Reuters | Sun Oct 11, 2009
By Amena Bakr
DUBAI (Reuters) - Gulf Arab states will pour $2 billion into a new agricultural fund in coming months to secure food supplies by buying stakes in existing agricultural firms, an executive involved in the fund's creation said on Sunday.
Gulf countries mainly reliant on food imports, have ramped up efforts to secure food supplies through buying farmland in developing nations or buying stakes in agriculture companies.
The new Arab agricultural holding company will be part of the broader Arab Authority for Agriculture Investment and Development (AAAID), an organisation made up of 20 Arab and African states all keen to lock in food supplies.
"We are now at a stage where the holding company is being established and the name will be announced soon," Rajagopal Ramamoorthy, director of financial investments at AAAID, told Reuters.
"The $2 billion fund has already been approved since January and the money basically comes from members of the Gulf states...to buy listed and unlisted food companies in the Middle East and Africa."
Unlike other Gulf investments in agriculture which have primarily focused on buying or leasing farmland, the new company will acquire stakes in existing food companies in Africa and the Middle East, said Ramamoorthy.
"Buying stakes in companies has been our line of expertise so far and we wouldn't want stray away from it," he said.
The AAAID, launched in 1967 and headquartered in Sudan with an office in Dubai, has $400 million in capital, Ramamoorthy said.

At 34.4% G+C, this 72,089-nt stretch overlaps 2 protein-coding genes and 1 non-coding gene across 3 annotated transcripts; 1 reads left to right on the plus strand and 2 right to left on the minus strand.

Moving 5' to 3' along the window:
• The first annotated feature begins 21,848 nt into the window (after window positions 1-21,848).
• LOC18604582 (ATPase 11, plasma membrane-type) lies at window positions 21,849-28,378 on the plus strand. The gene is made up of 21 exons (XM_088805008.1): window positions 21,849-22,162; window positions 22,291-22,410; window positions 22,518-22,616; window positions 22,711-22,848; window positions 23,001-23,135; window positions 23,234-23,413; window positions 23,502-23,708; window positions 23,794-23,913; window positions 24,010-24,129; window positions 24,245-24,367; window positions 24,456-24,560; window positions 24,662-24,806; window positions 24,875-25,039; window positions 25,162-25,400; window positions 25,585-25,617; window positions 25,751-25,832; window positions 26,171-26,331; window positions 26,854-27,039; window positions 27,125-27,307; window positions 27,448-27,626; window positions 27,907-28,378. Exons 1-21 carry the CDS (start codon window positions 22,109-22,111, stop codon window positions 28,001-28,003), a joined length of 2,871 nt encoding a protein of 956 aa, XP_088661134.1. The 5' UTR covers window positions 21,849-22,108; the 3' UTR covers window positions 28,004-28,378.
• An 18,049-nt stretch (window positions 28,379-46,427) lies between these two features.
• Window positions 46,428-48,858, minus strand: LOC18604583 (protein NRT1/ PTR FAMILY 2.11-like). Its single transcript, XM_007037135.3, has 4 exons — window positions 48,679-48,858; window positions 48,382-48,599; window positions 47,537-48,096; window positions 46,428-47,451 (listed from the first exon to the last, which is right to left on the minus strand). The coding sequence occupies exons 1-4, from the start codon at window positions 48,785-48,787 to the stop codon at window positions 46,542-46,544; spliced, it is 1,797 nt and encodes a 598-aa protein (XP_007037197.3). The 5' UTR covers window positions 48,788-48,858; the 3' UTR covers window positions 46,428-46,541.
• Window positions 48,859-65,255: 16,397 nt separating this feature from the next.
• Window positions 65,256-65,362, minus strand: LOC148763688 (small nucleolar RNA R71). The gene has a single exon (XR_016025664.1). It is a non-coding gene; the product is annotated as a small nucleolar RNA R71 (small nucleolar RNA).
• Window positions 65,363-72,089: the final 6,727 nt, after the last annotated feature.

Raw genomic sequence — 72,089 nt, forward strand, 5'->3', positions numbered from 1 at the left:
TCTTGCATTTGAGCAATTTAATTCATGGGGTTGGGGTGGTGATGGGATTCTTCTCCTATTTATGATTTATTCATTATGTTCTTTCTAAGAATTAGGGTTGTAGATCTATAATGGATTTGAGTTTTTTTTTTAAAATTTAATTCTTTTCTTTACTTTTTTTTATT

It already holds stakes in 25 Middle East and African food companies, including a 30 percent stakes in UAE food producers Al Rawabi Dairy Company, Rowadh Poultry and Fujairah Poultry.
"But now more than ever the issue of food security has become more important to Arab nations as the prices of commodities have been on the rise that's why this new company is being launched now," Ramamoorthy said.
He said the global economic crisis, coupled with poor infrastructure in developing African countries, had forced the authority to put projects on hold in Mauritania, Tunisia and Comoros.
"I can say that some of our projects in Africa lacked success because of the bureaucracy and lack of resources in places such as Sudan really slowed us down," he said.
So far foreign investors have acquired some 15-20 million hectares of farmland in poorer countries since 2006, according to the International Food Policy Research Institute.Gulf states say that without their investments, target countries simply could not afford to develop their own farmland but critics say many investors have taken advantage of poor farmers.